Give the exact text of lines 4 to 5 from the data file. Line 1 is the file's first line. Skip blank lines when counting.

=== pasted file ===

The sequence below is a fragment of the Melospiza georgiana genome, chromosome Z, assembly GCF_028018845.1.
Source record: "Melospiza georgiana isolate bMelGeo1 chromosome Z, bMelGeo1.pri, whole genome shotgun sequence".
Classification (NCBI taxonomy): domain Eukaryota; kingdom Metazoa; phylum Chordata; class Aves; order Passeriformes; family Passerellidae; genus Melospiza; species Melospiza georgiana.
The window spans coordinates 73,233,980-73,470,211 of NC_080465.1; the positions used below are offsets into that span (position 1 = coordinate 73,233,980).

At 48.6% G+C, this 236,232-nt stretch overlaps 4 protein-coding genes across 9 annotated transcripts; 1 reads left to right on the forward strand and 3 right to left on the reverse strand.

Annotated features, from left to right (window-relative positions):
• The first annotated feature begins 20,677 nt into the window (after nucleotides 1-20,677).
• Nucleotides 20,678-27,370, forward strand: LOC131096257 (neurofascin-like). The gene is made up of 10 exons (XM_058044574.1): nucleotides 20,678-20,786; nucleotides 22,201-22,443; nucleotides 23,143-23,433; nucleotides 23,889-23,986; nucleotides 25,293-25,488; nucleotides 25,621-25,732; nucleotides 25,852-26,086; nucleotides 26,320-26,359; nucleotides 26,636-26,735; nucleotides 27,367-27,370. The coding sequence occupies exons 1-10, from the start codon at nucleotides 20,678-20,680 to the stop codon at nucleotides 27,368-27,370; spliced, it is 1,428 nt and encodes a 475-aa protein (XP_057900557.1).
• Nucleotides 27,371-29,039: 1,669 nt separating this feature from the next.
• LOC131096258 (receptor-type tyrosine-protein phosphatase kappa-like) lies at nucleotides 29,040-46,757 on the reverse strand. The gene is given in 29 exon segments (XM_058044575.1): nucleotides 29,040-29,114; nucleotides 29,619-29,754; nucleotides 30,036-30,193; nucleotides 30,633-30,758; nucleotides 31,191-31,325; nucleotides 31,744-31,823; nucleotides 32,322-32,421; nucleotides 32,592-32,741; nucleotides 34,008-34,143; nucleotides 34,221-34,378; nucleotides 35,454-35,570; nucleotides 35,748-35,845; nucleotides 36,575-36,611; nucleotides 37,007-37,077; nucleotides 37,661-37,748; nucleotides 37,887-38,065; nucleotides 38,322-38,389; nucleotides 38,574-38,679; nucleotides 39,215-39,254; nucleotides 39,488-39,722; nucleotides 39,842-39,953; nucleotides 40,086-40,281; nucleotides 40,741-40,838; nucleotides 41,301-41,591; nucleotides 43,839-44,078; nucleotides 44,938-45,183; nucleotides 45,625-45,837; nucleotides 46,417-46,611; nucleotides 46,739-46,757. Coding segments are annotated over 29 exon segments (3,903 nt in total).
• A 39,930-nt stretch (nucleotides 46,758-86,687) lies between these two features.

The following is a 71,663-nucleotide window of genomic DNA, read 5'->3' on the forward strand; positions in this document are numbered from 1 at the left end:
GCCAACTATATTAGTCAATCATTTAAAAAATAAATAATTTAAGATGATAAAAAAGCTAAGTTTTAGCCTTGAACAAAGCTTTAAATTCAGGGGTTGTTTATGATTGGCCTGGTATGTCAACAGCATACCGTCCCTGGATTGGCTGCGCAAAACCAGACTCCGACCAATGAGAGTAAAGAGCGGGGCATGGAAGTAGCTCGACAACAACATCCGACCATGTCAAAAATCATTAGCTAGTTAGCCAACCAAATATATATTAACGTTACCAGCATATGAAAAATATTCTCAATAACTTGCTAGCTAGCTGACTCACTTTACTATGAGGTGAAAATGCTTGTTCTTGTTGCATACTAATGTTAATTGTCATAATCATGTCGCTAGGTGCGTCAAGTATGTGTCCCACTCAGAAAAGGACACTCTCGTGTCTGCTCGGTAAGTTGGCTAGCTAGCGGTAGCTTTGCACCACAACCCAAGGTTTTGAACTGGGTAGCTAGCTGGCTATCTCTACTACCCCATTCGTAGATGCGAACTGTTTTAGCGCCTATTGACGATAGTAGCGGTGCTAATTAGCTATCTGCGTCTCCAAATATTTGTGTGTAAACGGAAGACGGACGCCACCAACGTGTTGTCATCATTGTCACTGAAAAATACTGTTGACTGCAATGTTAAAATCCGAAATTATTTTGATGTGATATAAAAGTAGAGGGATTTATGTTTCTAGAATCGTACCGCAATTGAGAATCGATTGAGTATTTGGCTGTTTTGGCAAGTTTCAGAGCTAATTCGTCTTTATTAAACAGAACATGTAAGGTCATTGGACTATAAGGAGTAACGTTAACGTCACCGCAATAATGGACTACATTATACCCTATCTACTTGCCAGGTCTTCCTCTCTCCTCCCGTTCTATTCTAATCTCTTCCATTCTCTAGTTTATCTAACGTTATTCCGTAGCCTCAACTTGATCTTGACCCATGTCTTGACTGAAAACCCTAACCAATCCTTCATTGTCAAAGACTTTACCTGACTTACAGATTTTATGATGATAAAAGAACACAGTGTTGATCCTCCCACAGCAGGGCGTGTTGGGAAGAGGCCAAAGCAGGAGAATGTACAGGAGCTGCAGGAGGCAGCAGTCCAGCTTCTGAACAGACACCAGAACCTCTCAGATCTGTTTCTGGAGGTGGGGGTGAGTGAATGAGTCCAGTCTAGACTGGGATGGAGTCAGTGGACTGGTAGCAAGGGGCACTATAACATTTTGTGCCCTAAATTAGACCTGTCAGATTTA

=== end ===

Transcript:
The window spans coordinates 73,233,980-73,470,211 of NC_080465.1; the positions used below are offsets into that span (position 1 = coordinate 73,233,980).

At 48.6% G+C, this 236,232-nt stretch overlaps 4 protein-coding genes across 9 annotated transcripts; 1 reads left to right on the forward strand and 3 right to left on the reverse strand.